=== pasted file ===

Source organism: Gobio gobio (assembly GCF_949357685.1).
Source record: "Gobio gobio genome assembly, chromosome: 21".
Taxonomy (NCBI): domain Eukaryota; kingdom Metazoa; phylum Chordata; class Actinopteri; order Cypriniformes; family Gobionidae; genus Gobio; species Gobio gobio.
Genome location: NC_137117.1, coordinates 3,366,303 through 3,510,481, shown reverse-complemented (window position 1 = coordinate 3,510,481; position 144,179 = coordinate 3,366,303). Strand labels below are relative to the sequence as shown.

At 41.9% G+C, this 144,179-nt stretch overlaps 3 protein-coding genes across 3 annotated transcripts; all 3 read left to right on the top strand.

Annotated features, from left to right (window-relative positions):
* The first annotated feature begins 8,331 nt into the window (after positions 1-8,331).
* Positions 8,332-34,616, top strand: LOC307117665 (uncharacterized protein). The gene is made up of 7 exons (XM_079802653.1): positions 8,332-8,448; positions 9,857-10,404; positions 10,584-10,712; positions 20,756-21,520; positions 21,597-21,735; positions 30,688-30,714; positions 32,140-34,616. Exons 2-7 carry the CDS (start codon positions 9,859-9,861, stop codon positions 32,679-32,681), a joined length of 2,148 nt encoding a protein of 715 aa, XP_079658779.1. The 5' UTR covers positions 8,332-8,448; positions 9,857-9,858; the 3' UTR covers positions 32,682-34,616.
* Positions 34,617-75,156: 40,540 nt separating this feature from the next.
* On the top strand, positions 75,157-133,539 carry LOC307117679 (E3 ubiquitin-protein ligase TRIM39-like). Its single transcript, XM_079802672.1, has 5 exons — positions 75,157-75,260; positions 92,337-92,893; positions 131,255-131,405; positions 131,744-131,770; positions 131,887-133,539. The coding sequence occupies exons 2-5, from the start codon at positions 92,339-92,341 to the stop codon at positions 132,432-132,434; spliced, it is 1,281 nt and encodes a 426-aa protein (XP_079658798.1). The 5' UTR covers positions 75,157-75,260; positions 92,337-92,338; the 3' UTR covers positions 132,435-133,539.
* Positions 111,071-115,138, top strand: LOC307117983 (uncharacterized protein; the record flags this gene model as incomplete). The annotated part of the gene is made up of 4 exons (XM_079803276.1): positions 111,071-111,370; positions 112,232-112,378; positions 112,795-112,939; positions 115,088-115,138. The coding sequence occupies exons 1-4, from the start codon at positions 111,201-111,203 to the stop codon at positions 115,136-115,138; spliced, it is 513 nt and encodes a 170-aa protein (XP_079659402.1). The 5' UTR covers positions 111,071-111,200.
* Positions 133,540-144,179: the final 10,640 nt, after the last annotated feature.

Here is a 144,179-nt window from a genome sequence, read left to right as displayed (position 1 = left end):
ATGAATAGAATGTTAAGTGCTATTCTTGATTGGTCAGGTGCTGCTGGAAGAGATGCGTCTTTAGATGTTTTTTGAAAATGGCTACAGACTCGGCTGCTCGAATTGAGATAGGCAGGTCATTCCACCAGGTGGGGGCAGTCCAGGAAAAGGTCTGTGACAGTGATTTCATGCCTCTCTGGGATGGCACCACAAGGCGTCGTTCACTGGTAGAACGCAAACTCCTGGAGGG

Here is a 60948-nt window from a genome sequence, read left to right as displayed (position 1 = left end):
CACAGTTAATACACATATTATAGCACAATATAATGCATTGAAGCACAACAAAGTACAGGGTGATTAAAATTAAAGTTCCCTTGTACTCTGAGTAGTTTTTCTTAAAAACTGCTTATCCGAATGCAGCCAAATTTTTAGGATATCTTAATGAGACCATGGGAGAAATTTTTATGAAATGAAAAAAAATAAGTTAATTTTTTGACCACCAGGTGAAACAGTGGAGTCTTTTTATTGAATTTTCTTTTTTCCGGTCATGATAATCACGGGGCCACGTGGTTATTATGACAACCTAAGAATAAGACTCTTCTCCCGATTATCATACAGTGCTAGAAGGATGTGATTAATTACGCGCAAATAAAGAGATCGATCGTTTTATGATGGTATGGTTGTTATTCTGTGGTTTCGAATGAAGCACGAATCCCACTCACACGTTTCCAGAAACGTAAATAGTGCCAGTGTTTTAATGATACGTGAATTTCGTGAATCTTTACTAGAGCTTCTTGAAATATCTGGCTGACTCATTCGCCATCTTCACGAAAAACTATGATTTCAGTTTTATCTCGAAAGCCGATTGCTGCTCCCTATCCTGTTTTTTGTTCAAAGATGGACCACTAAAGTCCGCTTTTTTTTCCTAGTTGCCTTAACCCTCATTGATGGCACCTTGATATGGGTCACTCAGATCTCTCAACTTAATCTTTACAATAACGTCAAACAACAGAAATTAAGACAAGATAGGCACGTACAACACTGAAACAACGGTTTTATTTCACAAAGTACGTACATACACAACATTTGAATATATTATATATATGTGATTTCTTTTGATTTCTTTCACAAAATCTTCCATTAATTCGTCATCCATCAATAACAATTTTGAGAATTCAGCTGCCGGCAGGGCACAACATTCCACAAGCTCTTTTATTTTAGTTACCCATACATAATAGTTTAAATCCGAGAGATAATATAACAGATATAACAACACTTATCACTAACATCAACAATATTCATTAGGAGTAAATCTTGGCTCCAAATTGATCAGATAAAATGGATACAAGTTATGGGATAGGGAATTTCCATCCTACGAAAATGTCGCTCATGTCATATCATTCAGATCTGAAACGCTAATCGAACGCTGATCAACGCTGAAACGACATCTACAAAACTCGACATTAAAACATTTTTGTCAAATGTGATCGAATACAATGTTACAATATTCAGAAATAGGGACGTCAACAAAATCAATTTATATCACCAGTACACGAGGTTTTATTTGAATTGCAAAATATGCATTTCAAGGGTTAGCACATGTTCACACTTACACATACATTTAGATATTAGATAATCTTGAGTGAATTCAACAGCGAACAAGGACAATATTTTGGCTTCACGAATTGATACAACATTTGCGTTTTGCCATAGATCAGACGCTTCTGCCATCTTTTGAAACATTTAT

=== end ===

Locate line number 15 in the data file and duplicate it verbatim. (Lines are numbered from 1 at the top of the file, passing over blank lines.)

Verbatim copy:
Here is a 60948-nt window from a genome sequence, read left to right as displayed (position 1 = left end):